A professional post baccalaureate degree in Medicine, Veterinary Medicine, Dentistry, Pharmacy, Law, or Divinity may be accepted for a maximum of 30 credits. The institution granting such a degree must be certified by one of the major regional accrediting agencies. Students contemplating this option may be required to pass an equivalency examination to assure that they possess levels of knowledge and skill generally expected of master’s degree holders.
There is no CSU residency requirement for Ph.D. degree programs; however, such requirements may exist at the department level. Students should check with their departments about such policies. Whether or not a residency requirement exists, registration policies as outlined above must be followed.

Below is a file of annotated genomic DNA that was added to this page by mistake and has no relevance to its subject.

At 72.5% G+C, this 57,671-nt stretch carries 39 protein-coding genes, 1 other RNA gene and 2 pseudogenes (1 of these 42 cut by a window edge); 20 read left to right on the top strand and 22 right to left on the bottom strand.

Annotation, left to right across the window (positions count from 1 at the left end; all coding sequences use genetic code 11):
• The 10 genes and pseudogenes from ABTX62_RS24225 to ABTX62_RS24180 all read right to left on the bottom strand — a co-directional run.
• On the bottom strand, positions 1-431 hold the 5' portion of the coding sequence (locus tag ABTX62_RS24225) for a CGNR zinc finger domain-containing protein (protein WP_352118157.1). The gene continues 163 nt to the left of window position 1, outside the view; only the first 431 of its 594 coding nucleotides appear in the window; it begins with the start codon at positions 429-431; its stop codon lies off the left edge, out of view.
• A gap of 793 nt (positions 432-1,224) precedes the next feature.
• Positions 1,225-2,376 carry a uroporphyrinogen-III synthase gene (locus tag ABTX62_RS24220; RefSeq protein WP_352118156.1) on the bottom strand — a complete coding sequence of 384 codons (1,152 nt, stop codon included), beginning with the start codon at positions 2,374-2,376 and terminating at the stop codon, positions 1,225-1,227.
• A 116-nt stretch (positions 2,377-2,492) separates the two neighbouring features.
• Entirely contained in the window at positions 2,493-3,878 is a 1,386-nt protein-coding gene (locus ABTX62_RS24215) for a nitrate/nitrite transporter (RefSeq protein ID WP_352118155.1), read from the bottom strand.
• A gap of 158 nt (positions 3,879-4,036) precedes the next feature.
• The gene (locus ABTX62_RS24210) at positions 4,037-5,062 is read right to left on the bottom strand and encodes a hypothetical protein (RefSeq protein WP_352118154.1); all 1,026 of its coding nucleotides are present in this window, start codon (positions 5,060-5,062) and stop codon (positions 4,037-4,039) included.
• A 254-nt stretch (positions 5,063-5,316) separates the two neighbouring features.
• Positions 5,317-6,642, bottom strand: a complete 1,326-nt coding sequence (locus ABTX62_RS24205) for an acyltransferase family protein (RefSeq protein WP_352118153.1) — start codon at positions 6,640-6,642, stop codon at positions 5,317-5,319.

A preliminary examination shall be administered at least two terms before the final examination to determine whether the student is qualified to continue toward the doctorate. The usual procedure is to have written examinations in the field of specialization and supporting areas followed by an oral examination. In order to assure full information to all concerned (student, major professor, all committee members, department head, Graduate School), the intention to hold a Ph.D. Preliminary Examination is to be publicized two weeks in advance by the advisor. The student is responsible for obtaining the Report of Preliminary Examination (GS Form 16) from the Graduate School and returning it, appropriately completed, after the conclusion of the examination.